I have an obsession with used book stores. I love walking into places where the shelves are overflowing with books older than me, with yellowing pages and musty smells. One of the less-musty books I found recently at a bookstore was Jojo Moyes’ The Girl You Left Behind. It tells the story of two women: one is Sophie, living in France during World War I, whose painter husband is off to war. The other is Liv, a twenty-first century widow who owns a portrait of Sophie, painted by Sophie’s husband. The story flips back and forth between the two time periods.
Moyes successfully transports her readers between times; she chose perfect places during the story to time travel. I found myself reading on through a 2006 period, just to get back to the 1917 period, only to be left on a cliffhanger in 2006. It’s an endless cycle of trying to catch up to find out what happens.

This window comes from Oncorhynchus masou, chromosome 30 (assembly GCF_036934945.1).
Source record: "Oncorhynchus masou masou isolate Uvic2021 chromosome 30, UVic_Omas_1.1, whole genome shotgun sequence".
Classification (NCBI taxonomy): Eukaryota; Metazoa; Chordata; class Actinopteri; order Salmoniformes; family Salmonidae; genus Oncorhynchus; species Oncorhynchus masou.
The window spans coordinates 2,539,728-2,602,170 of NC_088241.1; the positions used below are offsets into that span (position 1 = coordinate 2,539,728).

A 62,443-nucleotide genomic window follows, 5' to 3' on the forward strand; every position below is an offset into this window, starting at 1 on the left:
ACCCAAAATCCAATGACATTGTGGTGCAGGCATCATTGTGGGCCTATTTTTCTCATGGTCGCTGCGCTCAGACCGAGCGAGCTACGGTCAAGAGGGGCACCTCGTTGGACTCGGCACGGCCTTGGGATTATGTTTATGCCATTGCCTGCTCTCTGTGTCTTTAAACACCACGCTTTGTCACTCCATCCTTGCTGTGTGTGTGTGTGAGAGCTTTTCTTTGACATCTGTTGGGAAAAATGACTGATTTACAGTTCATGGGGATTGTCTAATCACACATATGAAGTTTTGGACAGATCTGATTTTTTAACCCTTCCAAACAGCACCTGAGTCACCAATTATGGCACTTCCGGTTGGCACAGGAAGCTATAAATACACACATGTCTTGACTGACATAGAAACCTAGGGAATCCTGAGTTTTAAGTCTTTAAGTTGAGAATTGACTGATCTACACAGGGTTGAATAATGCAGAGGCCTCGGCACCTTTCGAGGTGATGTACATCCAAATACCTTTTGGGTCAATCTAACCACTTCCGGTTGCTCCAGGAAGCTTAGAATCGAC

I enjoyed the contrast between Sophie and Liv. Sophie was a much easier character to relate to, and like. Liv got a little too whiny and rude for me. It was hard for me to sympathize with her until nearly the end of the novel. Even then, I was only understanding her reasons for her actions, not necessarily rooting for her.
I appreciate this book primarily because of the mystery. The entire novel is spent tracing the history of Sophie’s portrait, from Sophie’s wall to Liv’s. Moyes uses interesting twists to show her readers just how the painting came to Liv’s hands. What you thought happened to the painting, isn’t what happened to it at all.
This book tells a wonderful mystery; I’d recommend it to anyone who enjoys mysteries. it lacked some of the adventurous, thrilling moments I usually enjoy in books, but it wasn’t a failure. Moyes paints the perfect picture of war-torn France and blends it with modern-day London.